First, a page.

How do you start a 'games studio'?

Hey all,

This is probably going to sound really naive, but hey ho.
Me and a group of friends were going to create some games & mobile apps.
We would like to do this under a collective name or studio.

Now is it as simple as picking a name, buying a domain and going for it? Or is there other things we need to do or look out for?

Is there somewhere we need to ‘register’ as the games would hopefully generate a small amount of money (be it donations or ads). I understand if we some miracle happened and we were the next ‘minecraft’ it’d be time to call in someone to deal with things but for the small time guy is it safe to just go for it?


If you’re serious about building a studio, get solicitors involved from day one, lay out who owns what, who is responsible for what, and set yourself up with a limited company and employment contracts for all involved. You want to get this all done there and then, as it lays out quite cleanly your respective situations with one another and will prevent future disputes.

I believe it cost somewhere in the region of £12,000 to set up our company - the vast majority of this spend was on solicitors fees.

Thank you for your response,
At this time everyone on the project is working in their spare time and have other employment, and we have no capital to make big commitments like that.

I suppose what I’m really needing to know, is if (for example) we make a game and right ‘GiraffePencils studios’ on it, and on ‘’ we have the list of members of that team and their roles, would that be enough to move forward with the likes of app submissions etc.
Ignoring the legalities of if there was a dispute amongst the team over intellectual property.

For the most part you can make stuff up as you go along as there is not really anything you need to do as to the ideals of being a “company”

The one “MUST” do thing though is you have to have a signed contributors agreement from anyone on the team or wishing to join. The reason is simple as copyright is applied on creation so as part of the creation of a project code and content remains with the creator until it is conveyed by contract as work for hire or as a CC0 donation.

I don’t think you can really forgo it, it’s quite important when it comes to asserting things like ownership rights - some entity needs to own your app otherwise when **** hits the fan, you can have real problems. Whilst you could submit an app without doing so, you put yourself in a pretty bad position. It’s not just things like who receives how much money, and what happens if someone wants to pull their content / code out of your app - it also affects other things like who is responsible if legal action is taken against the team.

I’m not planning to forgo everything, It might sound bad, but I am trying to go down the ‘cheapest’ road as this is a casual arrangement at the moment.
I am just trying to move forward in the best way so that if we get to a customer facing release, we’re on good ground.

I’m thinking that a contributors agreement sounds the best to move forward, and then at the point we get to a customer release position discuss that it should be released as a registered company.

You can operate under a company name as a DBA (Doing Business As), which basically means just you as an individual operating as a company name. The next cheaper alternative would be to self register a corporation (assuming you do some proper homework about corporation types and requirements, taxes, etc.) and get a corporation setup kit for about $300 in most places in the U.S.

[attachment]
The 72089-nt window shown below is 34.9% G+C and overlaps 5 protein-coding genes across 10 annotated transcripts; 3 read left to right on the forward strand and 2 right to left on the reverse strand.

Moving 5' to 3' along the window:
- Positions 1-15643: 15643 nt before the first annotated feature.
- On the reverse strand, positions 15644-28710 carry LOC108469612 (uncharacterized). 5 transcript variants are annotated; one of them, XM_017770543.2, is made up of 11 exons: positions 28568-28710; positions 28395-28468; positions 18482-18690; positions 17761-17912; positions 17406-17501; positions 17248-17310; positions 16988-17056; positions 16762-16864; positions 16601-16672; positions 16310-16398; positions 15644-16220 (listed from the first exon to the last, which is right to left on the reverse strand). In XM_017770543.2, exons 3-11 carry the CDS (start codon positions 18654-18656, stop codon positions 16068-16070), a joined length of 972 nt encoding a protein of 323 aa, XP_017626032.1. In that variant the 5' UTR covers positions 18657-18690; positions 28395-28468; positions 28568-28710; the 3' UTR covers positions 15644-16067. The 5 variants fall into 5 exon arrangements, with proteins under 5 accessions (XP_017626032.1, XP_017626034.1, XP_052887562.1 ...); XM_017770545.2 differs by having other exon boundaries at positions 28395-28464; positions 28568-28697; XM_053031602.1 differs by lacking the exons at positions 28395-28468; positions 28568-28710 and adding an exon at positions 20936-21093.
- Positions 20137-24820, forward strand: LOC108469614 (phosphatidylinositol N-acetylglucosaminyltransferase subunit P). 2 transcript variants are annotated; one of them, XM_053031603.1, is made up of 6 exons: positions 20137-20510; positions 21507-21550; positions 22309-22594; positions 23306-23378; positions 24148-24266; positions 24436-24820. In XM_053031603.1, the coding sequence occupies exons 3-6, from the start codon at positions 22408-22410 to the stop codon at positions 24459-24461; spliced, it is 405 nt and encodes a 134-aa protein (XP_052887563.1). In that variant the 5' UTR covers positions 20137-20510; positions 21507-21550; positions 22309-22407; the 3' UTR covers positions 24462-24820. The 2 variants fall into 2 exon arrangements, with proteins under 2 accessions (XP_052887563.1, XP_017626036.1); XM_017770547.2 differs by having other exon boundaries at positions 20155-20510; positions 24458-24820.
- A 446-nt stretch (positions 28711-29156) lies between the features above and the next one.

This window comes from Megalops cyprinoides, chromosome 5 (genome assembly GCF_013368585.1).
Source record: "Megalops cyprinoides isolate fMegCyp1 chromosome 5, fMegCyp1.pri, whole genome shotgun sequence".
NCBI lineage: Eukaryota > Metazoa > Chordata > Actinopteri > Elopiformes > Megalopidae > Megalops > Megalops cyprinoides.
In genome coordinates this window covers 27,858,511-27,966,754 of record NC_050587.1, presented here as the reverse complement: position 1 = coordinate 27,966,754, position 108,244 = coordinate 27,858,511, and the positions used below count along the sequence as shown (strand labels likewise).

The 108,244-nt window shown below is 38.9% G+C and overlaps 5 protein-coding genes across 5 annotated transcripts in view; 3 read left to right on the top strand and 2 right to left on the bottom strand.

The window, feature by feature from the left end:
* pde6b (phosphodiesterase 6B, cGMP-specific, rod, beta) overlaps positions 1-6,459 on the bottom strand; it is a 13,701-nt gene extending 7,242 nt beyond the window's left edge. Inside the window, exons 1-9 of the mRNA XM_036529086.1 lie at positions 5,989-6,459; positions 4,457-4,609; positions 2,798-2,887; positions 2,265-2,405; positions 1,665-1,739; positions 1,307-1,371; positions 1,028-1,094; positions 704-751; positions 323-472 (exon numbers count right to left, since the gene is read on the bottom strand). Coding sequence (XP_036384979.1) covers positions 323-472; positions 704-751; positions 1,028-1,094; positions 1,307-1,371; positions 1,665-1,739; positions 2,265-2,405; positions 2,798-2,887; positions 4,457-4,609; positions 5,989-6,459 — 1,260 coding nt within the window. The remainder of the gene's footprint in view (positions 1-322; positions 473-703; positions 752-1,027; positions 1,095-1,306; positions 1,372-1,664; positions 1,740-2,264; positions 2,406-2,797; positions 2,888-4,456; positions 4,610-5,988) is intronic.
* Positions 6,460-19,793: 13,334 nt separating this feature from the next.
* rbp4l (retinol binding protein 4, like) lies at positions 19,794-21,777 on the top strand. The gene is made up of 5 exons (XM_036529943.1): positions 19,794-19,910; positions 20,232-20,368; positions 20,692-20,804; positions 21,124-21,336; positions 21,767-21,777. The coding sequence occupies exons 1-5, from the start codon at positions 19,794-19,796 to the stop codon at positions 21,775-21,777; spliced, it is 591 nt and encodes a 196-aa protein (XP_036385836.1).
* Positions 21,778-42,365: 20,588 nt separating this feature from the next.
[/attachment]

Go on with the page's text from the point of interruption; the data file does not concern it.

There are likely also companies local to you that will help set up new corporations and do corporate filings for you for reasonable prices.

Whether you go DBA and transfer ownership later to a corporation or go straight to registering a corp independently as always it’s preferable to hire professionals for the setup and guidance for good reason.

For publishing on Steam you need a company with a tax id number and a bank account. In the U.S. fees are around $300 depending on what State, but most companies also use an Attorney to help set everything up because the agreements you think you’ve made clear in writing may actually fall apart in court.

It really depends on the Platform you are publishing on, and who you need to pay taxes to depending on where you are. I tried to look into it on Steam, but only know the rules for a U.S. based company.

It’s a lot cheaper if you don’t involve solicitors. You can set up a registered company in the UK for less than $50 online.

There are a ton of legal issues related to forming a company. From filing taxes yearly for the company to making sure you are not breaking any laws about how to take care of your employees. Speaking with a lawyer is preferred. But if you absolutely can’t, you can usually get some basic guidance on Google, but the quality of such advice can vary wildly.

DBA or fictitious name filing is probably the easiest, but doesn’t provide the same protections as a LLC or Corp.

I definitely recommend getting at least some legal advice from professionals.

Regardless, you have to do it legally. If you just pick a name and run with it without going through the proper channels to register your business, you are just asking for trouble.

There is however nothing wrong with setting up a website for your game. Just don’t misrepresent yourselves as a company. For instance, in your About Us section on your site you could say “XYZ GAME is being developed by a group of hobbyists that consists of Person A, Person B, etc.”